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Myelodysplastic Syndromes

Myelodysplastic syndromes (MDS)

  • Is a diagnosis of cancer
  • Is a group of diseases that affect the blood and marrow, with varying degrees of severity, treatment needs and life expectancy
  • May be primary (de novo) or treatment-related. Primary MDS has no obvious cause. Treatment-related MDS has an obvious cause.

Click here to access MDS statistics.

What You Should Know

  • Hematologists and oncologists are specialists who treat people who have MDS or other types of blood cancer.
  • Treatment outcomes vary widely among patients; results depend on many individual factors.

What You Should Do

  • Seek treatment in a cancer center where doctors are experienced treating patients with MDS.
  • Talk with your doctor about your diagnostic tests and what the results mean.
  • Ask your doctor whether a clinical trial is a good treatment option for you.

To download lists of suggested questions to ask your healthcare providers, click here.

How Does MDS Develop?

The DNA (genetic material) of a developing stem cell in the bone marrow is damaged. This is called an “acquired mutation.”

  • Stem cells form blood cells (white cells, red cells and platelets).

This prevents the normal functioning of the bone marrow. When the bone marrow does not work properly, it cannot make enough healthy blood cells.

  • The bone marrow produces underdeveloped (immature) cells that are abnormal in size, shape or appearance, which are called “dysplastic” (abnormally formed) cells.
  • There can be an accumulation of blast cells (immature bone marrow cells), which cannot yet perform the specific function of a mature cell.
  • The bone marrow fails to produce enough healthy red blood cells, white blood cells or platelets.

As a result, the number of healthy blood cells (red cells, white cells and platelets) is usually lower than normal.

  • Anemia is a condition when there is a low number of red cells in the blood which can cause fatigue and shortness of breath.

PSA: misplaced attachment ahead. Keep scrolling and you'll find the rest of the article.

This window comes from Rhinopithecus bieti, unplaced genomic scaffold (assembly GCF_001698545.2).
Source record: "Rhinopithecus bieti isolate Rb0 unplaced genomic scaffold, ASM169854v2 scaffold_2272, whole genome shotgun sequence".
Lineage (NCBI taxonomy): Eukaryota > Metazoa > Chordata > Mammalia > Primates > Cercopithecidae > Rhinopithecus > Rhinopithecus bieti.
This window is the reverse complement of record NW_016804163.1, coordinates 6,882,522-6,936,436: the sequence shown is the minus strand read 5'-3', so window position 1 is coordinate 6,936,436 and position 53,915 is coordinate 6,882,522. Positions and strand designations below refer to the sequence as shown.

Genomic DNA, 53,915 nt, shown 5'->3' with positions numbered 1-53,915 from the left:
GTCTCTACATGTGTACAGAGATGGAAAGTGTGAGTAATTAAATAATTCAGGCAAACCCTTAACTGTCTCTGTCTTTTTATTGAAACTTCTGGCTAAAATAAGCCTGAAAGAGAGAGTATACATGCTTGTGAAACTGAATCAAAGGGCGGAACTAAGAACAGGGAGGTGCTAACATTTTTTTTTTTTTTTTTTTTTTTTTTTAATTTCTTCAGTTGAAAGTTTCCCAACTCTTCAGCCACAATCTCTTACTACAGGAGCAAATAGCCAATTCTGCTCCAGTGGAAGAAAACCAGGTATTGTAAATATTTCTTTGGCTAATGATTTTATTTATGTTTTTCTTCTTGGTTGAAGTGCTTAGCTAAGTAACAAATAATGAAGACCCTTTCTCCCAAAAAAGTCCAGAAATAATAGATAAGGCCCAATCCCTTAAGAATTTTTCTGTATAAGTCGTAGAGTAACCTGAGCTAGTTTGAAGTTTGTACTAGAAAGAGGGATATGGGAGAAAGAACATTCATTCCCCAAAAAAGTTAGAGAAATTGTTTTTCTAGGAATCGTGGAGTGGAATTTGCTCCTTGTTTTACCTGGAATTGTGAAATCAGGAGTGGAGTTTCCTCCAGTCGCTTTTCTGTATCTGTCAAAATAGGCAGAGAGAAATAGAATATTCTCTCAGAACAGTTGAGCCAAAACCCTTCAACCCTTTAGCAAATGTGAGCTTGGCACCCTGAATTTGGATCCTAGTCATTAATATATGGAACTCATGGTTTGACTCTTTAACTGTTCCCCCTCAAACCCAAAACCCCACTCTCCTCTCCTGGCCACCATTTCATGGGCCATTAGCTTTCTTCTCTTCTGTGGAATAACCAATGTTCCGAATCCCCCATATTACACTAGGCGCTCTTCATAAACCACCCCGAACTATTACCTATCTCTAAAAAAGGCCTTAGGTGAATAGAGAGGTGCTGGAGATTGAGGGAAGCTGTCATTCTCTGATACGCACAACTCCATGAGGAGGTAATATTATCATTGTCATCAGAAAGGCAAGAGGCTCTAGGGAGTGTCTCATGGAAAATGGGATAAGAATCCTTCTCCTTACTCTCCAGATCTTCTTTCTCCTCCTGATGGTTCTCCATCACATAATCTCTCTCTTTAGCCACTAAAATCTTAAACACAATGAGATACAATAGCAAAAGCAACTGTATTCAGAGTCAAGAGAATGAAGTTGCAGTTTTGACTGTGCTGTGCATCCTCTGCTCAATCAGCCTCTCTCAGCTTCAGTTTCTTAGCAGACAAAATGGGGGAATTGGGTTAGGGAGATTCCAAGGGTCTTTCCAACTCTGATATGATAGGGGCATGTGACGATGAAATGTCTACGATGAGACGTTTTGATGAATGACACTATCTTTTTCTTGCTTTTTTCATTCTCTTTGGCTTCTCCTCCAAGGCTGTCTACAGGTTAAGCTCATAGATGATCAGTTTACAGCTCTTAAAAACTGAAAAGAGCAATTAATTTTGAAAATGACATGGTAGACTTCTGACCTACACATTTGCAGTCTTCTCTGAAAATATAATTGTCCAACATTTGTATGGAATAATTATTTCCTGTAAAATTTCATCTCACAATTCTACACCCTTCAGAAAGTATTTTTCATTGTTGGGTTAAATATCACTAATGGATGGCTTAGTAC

• Neutropenia is a condition when there is a low number of white cells so that the immune system can't effectively guard against infection due to a lack of neutrophils (a type of white cell).
  • Thrombocytopenia is a condition when there is a low number of platelets which can cause bleeding and easy bruising with no apparent cause.
  • Pancytopenia is a condition when all three types of blood cell counts are low.

However, marrow cell disturbances in MDS patients range from mild to very severe.

  • In some patients, the MDS cells can still function and enter the blood. Red cells continue to carry oxygen, white cells (neutrophils and monocytes) ingest and kill bacteria and platelets plug up injury to blood vessels.
  • In more severe cases of MDS, blood cell formation is more disordered and abnormal blast cells (blasts) accumulate in marrow and blood. These cells don't mature into cells that function properly. They aren't as capable as normal cells are of maturing into red cells, neutrophils and platelets.
  • Normally, blasts make up less than 5 percent of all cells in the marrow. With MDS, blasts often make up more than 5 percent of cells in marrow. The number of blasts is key to determining how severe the MDS is.

Risk Factors

Doctors can’t identify a specific cause in the majority of MDS cases. MDS can either be primary, also known as “de novo,” when the cause is not known, or secondary, known as “treatment related.” Most people who have MDS are diagnosed with primary or de novo MDS

  • Primary or de novo MDS - The disease does not have a known cause. In most cases, random mutations (DNA changes) accumulate in the stem cells with aging, and if these mutations occur in specific genes and in particular locations, MDS results.
  • Secondary (treatment-related) MDS - Some people who have received treatment for another cancer have a small risk of developing treatment-related MDS. This occurs only in a small number of patients exposed to chemotherapy and/or radiation therapy and is less common than cases of primary MDS. In general, the chance of developing MDS as a result of treatment for another cancer is very low. Some patients with rare inherited bone marrow disorders such as Fanconi anemia or dyskeratosis congenita can also develop secondary MDS, as can patients previously diagnosed with another bone marrow failure disorder called aplastic anemia.

There is no way to prevent MDSs and you cannot catch them. 

Source: Myelodysplastic Syndromes. Reviewed by Amy Elizabeth DeZern, MD, MHS.